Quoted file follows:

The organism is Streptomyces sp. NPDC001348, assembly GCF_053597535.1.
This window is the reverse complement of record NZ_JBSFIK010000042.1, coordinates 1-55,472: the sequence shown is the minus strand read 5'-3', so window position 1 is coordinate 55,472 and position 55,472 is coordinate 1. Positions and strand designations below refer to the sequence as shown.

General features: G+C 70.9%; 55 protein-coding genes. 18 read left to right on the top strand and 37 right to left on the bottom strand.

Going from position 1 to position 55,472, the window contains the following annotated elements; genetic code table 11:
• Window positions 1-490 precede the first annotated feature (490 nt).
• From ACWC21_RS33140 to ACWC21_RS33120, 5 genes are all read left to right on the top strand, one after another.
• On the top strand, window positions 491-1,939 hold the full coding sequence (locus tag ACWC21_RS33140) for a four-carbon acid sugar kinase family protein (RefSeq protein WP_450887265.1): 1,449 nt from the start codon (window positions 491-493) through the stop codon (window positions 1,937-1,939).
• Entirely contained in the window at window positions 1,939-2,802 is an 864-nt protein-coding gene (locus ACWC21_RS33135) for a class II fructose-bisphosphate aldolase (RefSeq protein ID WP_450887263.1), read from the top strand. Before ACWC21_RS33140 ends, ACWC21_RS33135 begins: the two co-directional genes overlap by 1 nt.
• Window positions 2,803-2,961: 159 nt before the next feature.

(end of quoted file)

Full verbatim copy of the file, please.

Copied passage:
The organism is Streptomyces sp. NPDC001348, assembly GCF_053597535.1.
This window is the reverse complement of record NZ_JBSFIK010000042.1, coordinates 1-55,472: the sequence shown is the minus strand read 5'-3', so window position 1 is coordinate 55,472 and position 55,472 is coordinate 1. Positions and strand designations below refer to the sequence as shown.

General features: G+C 70.9%; 55 protein-coding genes. 18 read left to right on the top strand and 37 right to left on the bottom strand.

Going from position 1 to position 55,472, the window contains the following annotated elements; genetic code table 11:
• Window positions 1-490 precede the first annotated feature (490 nt).
• From ACWC21_RS33140 to ACWC21_RS33120, 5 genes are all read left to right on the top strand, one after another.
• On the top strand, window positions 491-1,939 hold the full coding sequence (locus tag ACWC21_RS33140) for a four-carbon acid sugar kinase family protein (RefSeq protein WP_450887265.1): 1,449 nt from the start codon (window positions 491-493) through the stop codon (window positions 1,937-1,939).
• Entirely contained in the window at window positions 1,939-2,802 is an 864-nt protein-coding gene (locus ACWC21_RS33135) for a class II fructose-bisphosphate aldolase (RefSeq protein ID WP_450887263.1), read from the top strand. Before ACWC21_RS33140 ends, ACWC21_RS33135 begins: the two co-directional genes overlap by 1 nt.
• Window positions 2,803-2,961: 159 nt before the next feature.